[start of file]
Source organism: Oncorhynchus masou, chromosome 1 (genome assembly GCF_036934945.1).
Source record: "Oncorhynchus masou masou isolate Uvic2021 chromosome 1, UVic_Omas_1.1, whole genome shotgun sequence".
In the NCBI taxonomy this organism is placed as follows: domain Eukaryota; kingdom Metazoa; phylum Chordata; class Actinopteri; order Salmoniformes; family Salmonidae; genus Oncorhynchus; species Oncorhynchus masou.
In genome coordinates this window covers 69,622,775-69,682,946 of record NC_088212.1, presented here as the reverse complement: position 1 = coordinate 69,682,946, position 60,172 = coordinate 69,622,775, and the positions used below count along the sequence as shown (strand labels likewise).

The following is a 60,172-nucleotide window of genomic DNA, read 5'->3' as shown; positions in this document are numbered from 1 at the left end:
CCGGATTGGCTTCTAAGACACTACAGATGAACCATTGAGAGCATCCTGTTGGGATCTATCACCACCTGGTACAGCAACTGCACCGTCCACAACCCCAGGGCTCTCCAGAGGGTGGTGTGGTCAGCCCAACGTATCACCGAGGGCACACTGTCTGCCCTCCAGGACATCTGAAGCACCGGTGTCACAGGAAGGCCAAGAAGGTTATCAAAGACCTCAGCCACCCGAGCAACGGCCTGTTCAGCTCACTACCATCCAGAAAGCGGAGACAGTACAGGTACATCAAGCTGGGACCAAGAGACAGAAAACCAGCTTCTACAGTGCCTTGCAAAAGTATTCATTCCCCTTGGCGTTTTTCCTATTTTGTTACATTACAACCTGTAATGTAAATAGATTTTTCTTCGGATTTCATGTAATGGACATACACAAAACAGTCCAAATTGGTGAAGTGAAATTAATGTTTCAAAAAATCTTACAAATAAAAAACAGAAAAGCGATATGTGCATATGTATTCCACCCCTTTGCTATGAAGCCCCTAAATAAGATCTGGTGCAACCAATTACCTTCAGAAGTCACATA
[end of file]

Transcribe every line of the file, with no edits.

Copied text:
Source organism: Oncorhynchus masou, chromosome 1 (genome assembly GCF_036934945.1).
Source record: "Oncorhynchus masou masou isolate Uvic2021 chromosome 1, UVic_Omas_1.1, whole genome shotgun sequence".
In the NCBI taxonomy this organism is placed as follows: domain Eukaryota; kingdom Metazoa; phylum Chordata; class Actinopteri; order Salmoniformes; family Salmonidae; genus Oncorhynchus; species Oncorhynchus masou.
In genome coordinates this window covers 69,622,775-69,682,946 of record NC_088212.1, presented here as the reverse complement: position 1 = coordinate 69,682,946, position 60,172 = coordinate 69,622,775, and the positions used below count along the sequence as shown (strand labels likewise).

The following is a 60,172-nucleotide window of genomic DNA, read 5'->3' as shown; positions in this document are numbered from 1 at the left end:
CCGGATTGGCTTCTAAGACACTACAGATGAACCATTGAGAGCATCCTGTTGGGATCTATCACCACCTGGTACAGCAACTGCACCGTCCACAACCCCAGGGCTCTCCAGAGGGTGGTGTGGTCAGCCCAACGTATCACCGAGGGCACACTGTCTGCCCTCCAGGACATCTGAAGCACCGGTGTCACAGGAAGGCCAAGAAGGTTATCAAAGACCTCAGCCACCCGAGCAACGGCCTGTTCAGCTCACTACCATCCAGAAAGCGGAGACAGTACAGGTACATCAAGCTGGGACCAAGAGACAGAAAACCAGCTTCTACAGTGCCTTGCAAAAGTATTCATTCCCCTTGGCGTTTTTCCTATTTTGTTACATTACAACCTGTAATGTAAATAGATTTTTCTTCGGATTTCATGTAATGGACATACACAAAACAGTCCAAATTGGTGAAGTGAAATTAATGTTTCAAAAAATCTTACAAATAAAAAACAGAAAAGCGATATGTGCATATGTATTCCACCCCTTTGCTATGAAGCCCCTAAATAAGATCTGGTGCAACCAATTACCTTCAGAAGTCACATA